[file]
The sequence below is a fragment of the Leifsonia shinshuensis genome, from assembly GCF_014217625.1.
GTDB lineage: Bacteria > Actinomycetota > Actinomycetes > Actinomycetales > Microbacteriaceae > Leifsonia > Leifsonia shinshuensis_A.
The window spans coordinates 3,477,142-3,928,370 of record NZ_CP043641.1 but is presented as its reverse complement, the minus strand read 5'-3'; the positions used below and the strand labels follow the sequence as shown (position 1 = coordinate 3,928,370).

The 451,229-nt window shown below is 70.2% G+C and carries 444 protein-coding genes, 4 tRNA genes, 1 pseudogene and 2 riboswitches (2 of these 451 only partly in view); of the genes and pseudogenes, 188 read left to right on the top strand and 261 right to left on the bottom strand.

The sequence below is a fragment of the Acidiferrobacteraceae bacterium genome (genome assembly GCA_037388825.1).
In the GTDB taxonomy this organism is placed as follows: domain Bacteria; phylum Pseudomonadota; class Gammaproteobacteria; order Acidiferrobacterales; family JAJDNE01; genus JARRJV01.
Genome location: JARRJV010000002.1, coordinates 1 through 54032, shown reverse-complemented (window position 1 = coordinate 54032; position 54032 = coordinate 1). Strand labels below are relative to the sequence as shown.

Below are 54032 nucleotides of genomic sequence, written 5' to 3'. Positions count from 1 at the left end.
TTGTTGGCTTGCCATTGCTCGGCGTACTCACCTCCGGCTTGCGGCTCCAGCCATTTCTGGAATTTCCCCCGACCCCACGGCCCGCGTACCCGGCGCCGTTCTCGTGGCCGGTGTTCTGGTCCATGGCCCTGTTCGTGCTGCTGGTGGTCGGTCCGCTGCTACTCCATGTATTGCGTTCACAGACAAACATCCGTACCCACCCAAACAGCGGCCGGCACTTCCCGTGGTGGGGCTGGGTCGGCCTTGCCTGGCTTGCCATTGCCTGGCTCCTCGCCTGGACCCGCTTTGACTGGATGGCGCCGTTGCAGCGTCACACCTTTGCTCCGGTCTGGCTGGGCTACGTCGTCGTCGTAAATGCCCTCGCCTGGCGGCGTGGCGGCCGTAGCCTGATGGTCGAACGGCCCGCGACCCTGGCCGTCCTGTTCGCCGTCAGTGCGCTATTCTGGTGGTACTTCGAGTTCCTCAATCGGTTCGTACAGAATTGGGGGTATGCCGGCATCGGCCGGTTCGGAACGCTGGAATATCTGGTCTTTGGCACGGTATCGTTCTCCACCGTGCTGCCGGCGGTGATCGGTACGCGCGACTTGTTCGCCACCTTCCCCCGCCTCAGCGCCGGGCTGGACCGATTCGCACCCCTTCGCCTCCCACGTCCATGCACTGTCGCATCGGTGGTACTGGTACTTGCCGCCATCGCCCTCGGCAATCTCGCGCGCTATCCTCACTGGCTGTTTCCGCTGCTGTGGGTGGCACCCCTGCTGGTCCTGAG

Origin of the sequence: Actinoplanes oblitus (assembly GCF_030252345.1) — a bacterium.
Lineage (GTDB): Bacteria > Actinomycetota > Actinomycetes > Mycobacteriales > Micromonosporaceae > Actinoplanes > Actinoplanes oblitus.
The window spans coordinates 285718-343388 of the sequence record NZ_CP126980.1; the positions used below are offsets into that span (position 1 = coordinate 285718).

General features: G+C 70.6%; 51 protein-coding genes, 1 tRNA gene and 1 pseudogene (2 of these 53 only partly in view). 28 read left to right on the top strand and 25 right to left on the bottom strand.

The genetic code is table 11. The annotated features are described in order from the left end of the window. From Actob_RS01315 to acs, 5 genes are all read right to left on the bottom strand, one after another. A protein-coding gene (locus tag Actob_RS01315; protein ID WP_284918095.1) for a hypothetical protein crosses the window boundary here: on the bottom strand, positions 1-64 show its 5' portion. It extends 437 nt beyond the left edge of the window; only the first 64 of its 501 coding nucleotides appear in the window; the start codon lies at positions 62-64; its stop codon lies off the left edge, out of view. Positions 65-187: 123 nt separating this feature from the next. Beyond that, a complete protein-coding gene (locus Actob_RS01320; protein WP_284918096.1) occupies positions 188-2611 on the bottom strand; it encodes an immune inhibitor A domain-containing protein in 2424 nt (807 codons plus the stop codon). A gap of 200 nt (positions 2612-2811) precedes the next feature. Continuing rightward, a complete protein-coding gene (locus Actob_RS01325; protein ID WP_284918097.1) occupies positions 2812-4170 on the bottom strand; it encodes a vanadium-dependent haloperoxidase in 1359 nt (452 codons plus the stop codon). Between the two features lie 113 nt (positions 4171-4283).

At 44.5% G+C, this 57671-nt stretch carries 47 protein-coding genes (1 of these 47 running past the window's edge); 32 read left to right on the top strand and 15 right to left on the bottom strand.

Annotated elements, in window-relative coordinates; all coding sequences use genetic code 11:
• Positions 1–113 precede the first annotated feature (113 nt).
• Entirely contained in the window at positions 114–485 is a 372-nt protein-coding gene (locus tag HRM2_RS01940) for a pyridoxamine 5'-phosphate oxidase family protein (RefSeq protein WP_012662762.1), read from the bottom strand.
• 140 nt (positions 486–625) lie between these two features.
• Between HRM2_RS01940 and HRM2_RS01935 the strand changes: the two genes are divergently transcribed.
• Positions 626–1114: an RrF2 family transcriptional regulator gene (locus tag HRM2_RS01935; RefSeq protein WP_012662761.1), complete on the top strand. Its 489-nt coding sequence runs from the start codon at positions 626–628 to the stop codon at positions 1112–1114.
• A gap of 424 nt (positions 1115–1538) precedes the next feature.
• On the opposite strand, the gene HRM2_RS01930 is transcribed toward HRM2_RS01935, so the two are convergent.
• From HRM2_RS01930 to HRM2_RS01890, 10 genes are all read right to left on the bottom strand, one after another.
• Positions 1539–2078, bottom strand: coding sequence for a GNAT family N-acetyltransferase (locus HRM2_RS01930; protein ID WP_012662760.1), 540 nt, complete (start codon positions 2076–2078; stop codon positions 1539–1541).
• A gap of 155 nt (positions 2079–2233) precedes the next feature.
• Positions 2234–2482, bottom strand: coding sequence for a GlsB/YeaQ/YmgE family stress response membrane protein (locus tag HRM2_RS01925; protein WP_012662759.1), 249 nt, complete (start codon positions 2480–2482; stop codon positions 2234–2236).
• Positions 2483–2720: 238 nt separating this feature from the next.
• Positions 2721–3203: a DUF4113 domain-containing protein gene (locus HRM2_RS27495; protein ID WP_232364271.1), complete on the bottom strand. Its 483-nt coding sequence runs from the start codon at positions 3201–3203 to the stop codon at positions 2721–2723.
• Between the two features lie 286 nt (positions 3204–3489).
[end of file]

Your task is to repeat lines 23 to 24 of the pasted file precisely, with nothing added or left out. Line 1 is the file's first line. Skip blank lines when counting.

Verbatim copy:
• On the opposite strand, the gene HRM2_RS01930 is transcribed toward HRM2_RS01935, so the two are convergent.
• From HRM2_RS01930 to HRM2_RS01890, 10 genes are all read right to left on the bottom strand, one after another.